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Judge Says Schiavo’s Feeding Tube Can Be Removed

From The Associated Press

CLEARWATER – The husband of a woman who’s been in a coma-like state for 12 years can have her feeding tube removed and be allowed to die, a judge ruled Friday.

The ruling is a victory for Michael Schiavo over the parents of his wife, Terri, who have fought for years his attempts to remove the tube. The judge ruled that the tube would be removed Jan. 3 2003 at 3 p.m. The parents say they will appeal.

Terri Schiavo, 38, has been hospitalized since 1990 when a heart attack temporarily cut off oxygen to her brain.

Michael Schiavo, who is his wife’s guardian, had asked the court’s permission to remove her feeding tube, which doctors say will kill her within two weeks. He says his wife is in a vegetative state and would not want to be kept on life support.

Her parents believe their daughter responds to them and would recover with treatment.

Bob and Mary Schindler say their daughter reacts to them with tears and smiles, moves her head and moans. They have doctors who believe she could be rehabilitated with new and aggressive therapy.

Circuit Judge George W. Greer, who first heard the case two years ago, issued the written decision Friday, more than a month after the conclusion of a six-day hearing.

Greer reheard medical testimony after an appellate court overturned his decision to remove the feeding tube last year.

Six doctors testified on Terri Schiavo’s current medical condition.

Two physicians selected by the parents said Schiavo could recover with specialized therapy. A video shown in court showed Schiavo’s eyes open and appearing to track movement with her eyes.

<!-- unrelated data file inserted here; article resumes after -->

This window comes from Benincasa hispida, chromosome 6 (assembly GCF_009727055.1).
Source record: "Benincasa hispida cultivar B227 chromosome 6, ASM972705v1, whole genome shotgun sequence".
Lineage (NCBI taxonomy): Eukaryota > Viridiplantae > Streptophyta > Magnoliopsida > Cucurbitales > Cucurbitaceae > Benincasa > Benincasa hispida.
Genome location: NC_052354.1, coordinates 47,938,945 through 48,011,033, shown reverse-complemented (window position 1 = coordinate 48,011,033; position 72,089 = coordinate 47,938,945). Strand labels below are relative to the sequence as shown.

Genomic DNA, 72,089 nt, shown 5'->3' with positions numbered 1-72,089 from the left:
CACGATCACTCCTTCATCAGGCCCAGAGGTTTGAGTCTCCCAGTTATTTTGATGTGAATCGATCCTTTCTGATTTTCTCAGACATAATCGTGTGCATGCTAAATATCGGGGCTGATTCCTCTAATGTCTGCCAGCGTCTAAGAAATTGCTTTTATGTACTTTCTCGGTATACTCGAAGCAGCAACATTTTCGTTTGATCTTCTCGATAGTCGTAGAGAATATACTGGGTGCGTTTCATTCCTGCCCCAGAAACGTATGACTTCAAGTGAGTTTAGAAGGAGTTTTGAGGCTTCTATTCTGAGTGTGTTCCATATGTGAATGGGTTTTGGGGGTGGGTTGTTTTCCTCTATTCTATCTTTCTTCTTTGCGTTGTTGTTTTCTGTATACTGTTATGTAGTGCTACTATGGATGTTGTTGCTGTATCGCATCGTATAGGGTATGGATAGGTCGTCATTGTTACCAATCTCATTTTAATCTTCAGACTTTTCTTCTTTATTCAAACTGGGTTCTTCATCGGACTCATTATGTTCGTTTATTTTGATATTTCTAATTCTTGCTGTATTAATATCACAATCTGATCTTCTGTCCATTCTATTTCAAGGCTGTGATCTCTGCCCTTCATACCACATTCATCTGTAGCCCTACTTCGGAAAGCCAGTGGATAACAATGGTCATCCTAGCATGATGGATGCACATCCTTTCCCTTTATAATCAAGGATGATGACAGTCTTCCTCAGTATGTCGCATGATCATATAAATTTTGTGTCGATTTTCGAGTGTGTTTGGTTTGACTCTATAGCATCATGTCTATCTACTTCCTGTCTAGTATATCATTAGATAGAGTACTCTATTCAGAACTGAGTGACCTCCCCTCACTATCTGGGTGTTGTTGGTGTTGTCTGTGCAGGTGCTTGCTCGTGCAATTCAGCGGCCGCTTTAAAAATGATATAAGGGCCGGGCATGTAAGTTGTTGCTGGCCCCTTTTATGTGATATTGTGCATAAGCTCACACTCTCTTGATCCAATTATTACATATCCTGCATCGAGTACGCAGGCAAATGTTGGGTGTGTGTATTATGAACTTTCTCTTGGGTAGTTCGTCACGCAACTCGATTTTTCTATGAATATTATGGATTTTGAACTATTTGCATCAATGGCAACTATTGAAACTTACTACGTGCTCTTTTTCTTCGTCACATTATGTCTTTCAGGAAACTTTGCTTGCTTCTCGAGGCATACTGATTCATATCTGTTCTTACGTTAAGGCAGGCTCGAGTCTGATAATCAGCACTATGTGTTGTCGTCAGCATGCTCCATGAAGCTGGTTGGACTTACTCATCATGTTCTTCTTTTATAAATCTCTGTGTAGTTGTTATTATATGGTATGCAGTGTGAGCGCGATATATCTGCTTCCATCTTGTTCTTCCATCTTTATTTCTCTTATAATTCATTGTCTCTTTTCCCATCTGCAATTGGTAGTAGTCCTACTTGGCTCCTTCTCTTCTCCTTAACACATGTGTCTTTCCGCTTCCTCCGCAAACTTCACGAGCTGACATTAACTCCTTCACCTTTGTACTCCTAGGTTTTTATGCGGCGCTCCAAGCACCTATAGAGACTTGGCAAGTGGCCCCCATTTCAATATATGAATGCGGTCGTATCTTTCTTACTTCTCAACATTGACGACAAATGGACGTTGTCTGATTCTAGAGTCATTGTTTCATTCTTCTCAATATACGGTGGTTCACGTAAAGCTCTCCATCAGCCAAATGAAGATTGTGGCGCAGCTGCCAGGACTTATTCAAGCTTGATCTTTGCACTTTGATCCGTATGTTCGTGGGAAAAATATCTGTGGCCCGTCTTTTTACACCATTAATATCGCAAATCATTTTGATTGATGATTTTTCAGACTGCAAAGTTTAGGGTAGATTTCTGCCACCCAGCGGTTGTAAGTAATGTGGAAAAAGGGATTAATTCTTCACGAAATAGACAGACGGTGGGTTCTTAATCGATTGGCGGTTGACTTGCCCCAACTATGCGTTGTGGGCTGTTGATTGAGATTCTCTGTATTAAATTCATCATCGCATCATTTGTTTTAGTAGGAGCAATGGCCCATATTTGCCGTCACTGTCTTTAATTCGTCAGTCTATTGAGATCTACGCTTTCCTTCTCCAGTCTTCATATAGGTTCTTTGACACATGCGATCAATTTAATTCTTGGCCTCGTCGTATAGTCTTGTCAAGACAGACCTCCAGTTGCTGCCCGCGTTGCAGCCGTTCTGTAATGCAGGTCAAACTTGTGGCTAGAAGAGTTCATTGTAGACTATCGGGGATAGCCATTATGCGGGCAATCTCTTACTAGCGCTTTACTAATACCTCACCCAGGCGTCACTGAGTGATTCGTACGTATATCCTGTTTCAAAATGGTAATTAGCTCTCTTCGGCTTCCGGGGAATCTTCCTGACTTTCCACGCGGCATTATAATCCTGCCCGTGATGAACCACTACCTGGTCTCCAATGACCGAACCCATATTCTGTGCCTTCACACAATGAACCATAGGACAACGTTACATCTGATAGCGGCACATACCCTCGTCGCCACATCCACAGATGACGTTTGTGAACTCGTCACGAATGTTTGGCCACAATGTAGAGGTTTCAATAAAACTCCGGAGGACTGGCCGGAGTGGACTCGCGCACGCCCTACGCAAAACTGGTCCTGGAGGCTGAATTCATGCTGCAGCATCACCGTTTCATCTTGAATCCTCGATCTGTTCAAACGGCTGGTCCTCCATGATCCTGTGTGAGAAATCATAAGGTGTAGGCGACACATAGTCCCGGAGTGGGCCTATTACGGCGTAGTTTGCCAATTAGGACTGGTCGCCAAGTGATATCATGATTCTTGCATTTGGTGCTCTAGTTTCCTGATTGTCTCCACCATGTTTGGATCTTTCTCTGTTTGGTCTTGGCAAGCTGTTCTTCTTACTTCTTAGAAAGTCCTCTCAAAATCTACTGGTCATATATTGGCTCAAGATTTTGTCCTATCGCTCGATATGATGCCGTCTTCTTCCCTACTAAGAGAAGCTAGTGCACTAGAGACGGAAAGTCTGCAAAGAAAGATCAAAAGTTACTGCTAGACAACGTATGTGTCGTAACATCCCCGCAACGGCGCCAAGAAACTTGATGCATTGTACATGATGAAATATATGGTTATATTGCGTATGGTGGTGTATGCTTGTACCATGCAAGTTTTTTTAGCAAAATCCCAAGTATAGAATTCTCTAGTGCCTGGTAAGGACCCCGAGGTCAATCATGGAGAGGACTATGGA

Two doctors selected by the husband said no treatment would ever help her.

Schiavo’s attending physician for the past four years testified she is in a persistent vegetative state, and a court-appointed physician said Schiavo would never recover a meaningful life.

The tube was removed for more than two days last year on Greer’s order, but another judge ordered it reconnected.

Terri collapsed at her St. Petersburg home Feb. 25, 1990, from what doctors believed was a potassium imbalance. Her heart stopped, temporarily cutting off oxygen to her brain. She is now in a hospice facility.

Schiavo says Terri once told him she would not want to be kept on life support.

Michael Schiavo, who recently had a baby girl with his longtime girlfriend, once lived with his in-laws, but now they accuse each other of wanting control of what remains of the $700,000 Terri received from a 1992 malpractice award. It was to pay for her lifelong treatment and care, but only about $140,000 is left after paying her husband’s legal fees, according to court documents. Schiavo separately received about $300,000 from the malpractice award.